Papers on Geomagnetism and Paleomagnetism Marine Geology and Geophysics
Wasp-waisted hysteresis loops: Mineral magnetic characteristics and discrimination of components in mixed magnetic systems
Article first published online: 20 SEP 2012
Copyright 1995 by the American Geophysical Union.
Journal of Geophysical Research: Solid Earth (1978–2012)
Volume 100, Issue B9, pages 17909–17924, 10 September 1995
How to Cite
1995), Wasp-waisted hysteresis loops: Mineral magnetic characteristics and discrimination of components in mixed magnetic systems, J. Geophys. Res., 100(B9), 17909–17924, doi:10.1029/95JB00672., , and (
- Issue published online: 20 SEP 2012
- Article first published online: 20 SEP 2012
- Manuscript Accepted: 23 FEB 1995
- Manuscript Received: 2 AUG 1994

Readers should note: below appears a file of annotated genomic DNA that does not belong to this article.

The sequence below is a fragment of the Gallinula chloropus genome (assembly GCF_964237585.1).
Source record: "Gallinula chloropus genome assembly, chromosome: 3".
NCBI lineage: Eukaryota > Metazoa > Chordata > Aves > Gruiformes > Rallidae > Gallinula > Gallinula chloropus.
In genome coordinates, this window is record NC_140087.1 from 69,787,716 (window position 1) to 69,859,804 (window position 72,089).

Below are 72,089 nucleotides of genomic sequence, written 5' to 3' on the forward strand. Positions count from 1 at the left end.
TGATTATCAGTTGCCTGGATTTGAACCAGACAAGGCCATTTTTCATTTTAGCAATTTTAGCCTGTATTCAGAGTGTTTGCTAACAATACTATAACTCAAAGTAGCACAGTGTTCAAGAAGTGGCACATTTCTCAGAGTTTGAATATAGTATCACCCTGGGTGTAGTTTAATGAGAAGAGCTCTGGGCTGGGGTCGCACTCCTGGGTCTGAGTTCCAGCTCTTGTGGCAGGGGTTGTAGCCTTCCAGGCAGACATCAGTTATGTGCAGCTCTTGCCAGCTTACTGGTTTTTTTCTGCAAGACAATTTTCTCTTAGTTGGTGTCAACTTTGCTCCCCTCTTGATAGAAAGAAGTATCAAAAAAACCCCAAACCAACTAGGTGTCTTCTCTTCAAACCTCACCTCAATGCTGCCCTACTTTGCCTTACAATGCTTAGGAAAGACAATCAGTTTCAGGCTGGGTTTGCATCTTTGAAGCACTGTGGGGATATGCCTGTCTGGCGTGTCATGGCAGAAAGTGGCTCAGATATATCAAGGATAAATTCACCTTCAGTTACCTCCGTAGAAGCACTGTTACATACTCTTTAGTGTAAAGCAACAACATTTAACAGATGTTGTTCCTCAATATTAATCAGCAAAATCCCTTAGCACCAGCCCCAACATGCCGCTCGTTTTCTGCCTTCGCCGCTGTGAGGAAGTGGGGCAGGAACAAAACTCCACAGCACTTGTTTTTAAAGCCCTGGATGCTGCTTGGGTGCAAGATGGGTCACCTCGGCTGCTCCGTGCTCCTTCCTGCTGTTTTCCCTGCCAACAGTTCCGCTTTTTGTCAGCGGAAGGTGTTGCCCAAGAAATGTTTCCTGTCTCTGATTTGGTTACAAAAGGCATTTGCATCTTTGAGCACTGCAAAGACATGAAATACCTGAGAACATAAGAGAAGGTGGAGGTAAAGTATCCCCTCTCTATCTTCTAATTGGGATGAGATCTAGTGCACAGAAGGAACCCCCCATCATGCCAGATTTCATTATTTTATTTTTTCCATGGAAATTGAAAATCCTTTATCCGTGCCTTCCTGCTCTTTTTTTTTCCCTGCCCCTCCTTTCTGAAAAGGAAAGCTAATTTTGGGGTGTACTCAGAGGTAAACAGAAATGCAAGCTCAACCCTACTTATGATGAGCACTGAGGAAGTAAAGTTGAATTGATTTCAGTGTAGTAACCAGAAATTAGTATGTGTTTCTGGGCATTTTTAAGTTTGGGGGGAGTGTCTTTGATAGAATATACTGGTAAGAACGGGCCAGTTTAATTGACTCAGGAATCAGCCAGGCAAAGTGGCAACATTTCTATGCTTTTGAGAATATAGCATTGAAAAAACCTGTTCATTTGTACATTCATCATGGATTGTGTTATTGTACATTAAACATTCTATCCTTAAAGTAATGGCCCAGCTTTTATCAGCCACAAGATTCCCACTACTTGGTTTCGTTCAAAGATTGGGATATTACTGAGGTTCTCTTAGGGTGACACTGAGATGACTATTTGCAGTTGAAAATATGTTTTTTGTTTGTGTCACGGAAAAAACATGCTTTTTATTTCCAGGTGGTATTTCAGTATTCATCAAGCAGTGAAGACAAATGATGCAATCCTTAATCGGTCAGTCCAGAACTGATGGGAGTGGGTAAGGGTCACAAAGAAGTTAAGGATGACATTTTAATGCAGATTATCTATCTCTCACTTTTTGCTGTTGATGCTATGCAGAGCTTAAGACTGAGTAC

Rock magnetic studies of complex systems that contain mixtures of magnetic minerals or mixed grain size distributions have demonstrated the need for a better method of distinguishing between different magnetic components in geological materials. Hysteresis loops that are constricted in the middle section, but are wider above and below the middle section, are commonly observed in mixed magnetic assemblages. Such “wasp-waisted” hysteresis loops have been widely documented, particularly with respect to rare earth permanent magnets, basaltic lava flows, remagnetized Paleozoic carbonate rocks, and an increasingly wide range of other rocks. Our modelling, combined with a review of previous work, indicates that there are several conditions that give rise to, as well as magnetic properties that are characteristic of, wasp-waisted hysteresis loops. First, at least two magnetic components with strongly contrasting coercivities must coexist. This condition can arise from either mixtures of grain sizes of a single magnetic mineral, or a combination of magnetic minerals with contrasting cocrcivities, or a combination of these two situations. Second, materials that give rise to wasp-waisted hysteresis loops will have relatively high ratios of the coercivity of remanence to coercive force (Bcr/Bc) because B0 is controlled by the soft (low coercivity) component, whereas Bcr is controlled by the hard (high coercivity) component. Third, values of Bcr/Bc ≥ 10 usually only occur for strongly wasp-waisted loops when the low coercivity component comprises an overwhelmingly large fraction of the total volume of magnetic grains. Fourth, a given mixture of superparamagnetic and single-domain (SD) grains is more likely to give rise to wasp-waisted hysteresis loops than an equivalent mixture of SD and multidomain grains. Fifth, our results provide empirical confirmation that the total magnetization of a material is the sum of the weighted contributions of each component, in the absence of significant magnetic interaction between particles. Thus to contribute significantly to wasp-waisted behavior, a mineral magnetic component must give rise to a significant portion of the total magnetization of the rock. As a result, minerals with weak magnetic moments such as hematite need to occur in large concentrations to cause wasp-waistedness in materials that also contain ferrimagnetic minerals. We outline a method for determining the magnetic components that can give rise to wasp-waisted hysteresis loops. This method is based on high- and low-temperature magnetic measurements that are used to identify the dominant remanence-bearing mineral/s and on mineral magnetic techniques that are used to discriminate between different magnetic domain states. The method is illustrated with several examples from archaeological, geological, and synthetic materials.